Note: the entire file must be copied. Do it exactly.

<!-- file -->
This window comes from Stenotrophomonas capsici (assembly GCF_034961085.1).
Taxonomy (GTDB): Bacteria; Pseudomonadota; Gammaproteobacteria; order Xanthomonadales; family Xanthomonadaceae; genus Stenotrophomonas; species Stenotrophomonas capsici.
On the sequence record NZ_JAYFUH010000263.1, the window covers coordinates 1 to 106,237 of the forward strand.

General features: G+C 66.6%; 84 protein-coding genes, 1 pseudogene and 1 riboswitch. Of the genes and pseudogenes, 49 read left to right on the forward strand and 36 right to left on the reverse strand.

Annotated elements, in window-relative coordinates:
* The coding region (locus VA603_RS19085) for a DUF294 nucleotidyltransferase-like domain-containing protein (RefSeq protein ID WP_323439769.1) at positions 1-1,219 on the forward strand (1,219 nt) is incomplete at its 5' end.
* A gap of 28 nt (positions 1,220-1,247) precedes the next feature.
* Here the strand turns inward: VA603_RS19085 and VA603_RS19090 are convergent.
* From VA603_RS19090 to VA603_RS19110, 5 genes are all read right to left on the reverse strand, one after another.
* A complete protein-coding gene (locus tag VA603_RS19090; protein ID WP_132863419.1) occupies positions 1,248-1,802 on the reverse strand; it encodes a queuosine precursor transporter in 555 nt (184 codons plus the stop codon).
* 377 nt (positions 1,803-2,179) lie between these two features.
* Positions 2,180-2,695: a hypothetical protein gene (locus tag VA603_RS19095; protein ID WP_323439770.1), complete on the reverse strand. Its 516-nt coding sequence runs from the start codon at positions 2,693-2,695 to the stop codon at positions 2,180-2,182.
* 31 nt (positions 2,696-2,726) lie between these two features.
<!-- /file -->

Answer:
This window comes from Stenotrophomonas capsici (assembly GCF_034961085.1).
Taxonomy (GTDB): Bacteria; Pseudomonadota; Gammaproteobacteria; order Xanthomonadales; family Xanthomonadaceae; genus Stenotrophomonas; species Stenotrophomonas capsici.
On the sequence record NZ_JAYFUH010000263.1, the window covers coordinates 1 to 106,237 of the forward strand.

General features: G+C 66.6%; 84 protein-coding genes, 1 pseudogene and 1 riboswitch. Of the genes and pseudogenes, 49 read left to right on the forward strand and 36 right to left on the reverse strand.

Annotated elements, in window-relative coordinates:
* The coding region (locus VA603_RS19085) for a DUF294 nucleotidyltransferase-like domain-containing protein (RefSeq protein ID WP_323439769.1) at positions 1-1,219 on the forward strand (1,219 nt) is incomplete at its 5' end.
* A gap of 28 nt (positions 1,220-1,247) precedes the next feature.
* Here the strand turns inward: VA603_RS19085 and VA603_RS19090 are convergent.
* From VA603_RS19090 to VA603_RS19110, 5 genes are all read right to left on the reverse strand, one after another.
* A complete protein-coding gene (locus tag VA603_RS19090; protein ID WP_132863419.1) occupies positions 1,248-1,802 on the reverse strand; it encodes a queuosine precursor transporter in 555 nt (184 codons plus the stop codon).
* 377 nt (positions 1,803-2,179) lie between these two features.
* Positions 2,180-2,695: a hypothetical protein gene (locus tag VA603_RS19095; protein ID WP_323439770.1), complete on the reverse strand. Its 516-nt coding sequence runs from the start codon at positions 2,693-2,695 to the stop codon at positions 2,180-2,182.
* 31 nt (positions 2,696-2,726) lie between these two features.